Shinzo Abe

Japan's former currency czar Eisuke Sakakibara said the dollar could fall below 100 yen by year-end on U.S. President Donald Trump's perceived support for a weak dollar, but cautioned that any yen-selling intervention by Tokyo might be counterproductive.
Japanese Prime Minister Shinzo Abe said on Monday he believed U.S. President Donald Trump understood the value of free trade and that he would keep pitching a multinational trade pact that Trump's administration has vowed to exit.
Noah Smith asks if Japan's move towards liberal government comes with a price: human rights.
Noah Smith writes on the structural reforms Japan needs to survive.
The yen dropped to a seven-year low against the dollar as investors bet Japan’s Prime Minister Shinzo Abe will win an early election, renewing his mandate to pursue stimulative monetary policy and structural changes.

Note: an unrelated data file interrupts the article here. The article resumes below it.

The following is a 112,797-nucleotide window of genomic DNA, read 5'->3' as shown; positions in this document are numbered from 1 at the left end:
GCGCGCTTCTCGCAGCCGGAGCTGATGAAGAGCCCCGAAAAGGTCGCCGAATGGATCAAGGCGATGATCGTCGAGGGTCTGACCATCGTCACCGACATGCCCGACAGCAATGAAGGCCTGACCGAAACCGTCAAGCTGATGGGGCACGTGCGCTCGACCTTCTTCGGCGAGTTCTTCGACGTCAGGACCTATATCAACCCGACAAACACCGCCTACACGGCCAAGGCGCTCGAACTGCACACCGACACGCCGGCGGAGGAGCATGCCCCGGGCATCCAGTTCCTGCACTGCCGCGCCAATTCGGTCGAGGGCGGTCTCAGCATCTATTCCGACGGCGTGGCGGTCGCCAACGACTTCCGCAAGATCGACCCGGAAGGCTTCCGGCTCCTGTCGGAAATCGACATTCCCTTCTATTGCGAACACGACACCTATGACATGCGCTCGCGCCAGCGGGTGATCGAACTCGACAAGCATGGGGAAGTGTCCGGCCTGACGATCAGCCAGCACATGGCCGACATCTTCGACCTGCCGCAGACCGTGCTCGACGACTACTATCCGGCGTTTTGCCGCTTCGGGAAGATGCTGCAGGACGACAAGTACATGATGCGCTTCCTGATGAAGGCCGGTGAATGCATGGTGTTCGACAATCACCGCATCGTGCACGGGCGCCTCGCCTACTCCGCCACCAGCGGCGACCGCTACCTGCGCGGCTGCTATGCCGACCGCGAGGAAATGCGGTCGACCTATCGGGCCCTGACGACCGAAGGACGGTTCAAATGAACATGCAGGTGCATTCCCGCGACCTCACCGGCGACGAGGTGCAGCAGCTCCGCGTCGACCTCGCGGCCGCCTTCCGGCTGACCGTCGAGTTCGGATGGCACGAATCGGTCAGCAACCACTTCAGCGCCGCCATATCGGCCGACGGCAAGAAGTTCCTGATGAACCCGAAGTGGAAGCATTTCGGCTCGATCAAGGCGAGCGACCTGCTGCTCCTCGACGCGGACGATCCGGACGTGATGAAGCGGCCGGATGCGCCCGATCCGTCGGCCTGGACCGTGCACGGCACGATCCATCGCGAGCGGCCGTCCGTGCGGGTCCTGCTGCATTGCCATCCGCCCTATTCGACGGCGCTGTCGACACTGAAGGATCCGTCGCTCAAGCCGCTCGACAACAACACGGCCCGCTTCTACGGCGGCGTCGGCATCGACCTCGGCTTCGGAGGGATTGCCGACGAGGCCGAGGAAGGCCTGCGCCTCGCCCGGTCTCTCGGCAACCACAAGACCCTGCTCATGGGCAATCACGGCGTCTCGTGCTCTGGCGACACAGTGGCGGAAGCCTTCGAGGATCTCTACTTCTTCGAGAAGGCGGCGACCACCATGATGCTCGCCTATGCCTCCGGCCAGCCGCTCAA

The short Yen trade has been one of the more crowded trades this year, but recent developments should continue to push the Yen lower as the easing in Japan is likely to accelerate. Here's how to use options to play this situation.
Shinzo Abe is set to become the best friend of investors in Treasuries as Japan’s prime minister buys U.S. government bonds to weaken the yen and boost his nation’s slowing economy.
With the return of Shinzo Abe and his Liberal Democratic Party to power in Japan, the market for U.S. Treasuries may be losing its last external pillar of support. This is significant to the global economy as Japan is the largest foreign power left with a strong appetite for U.S. Treasuries.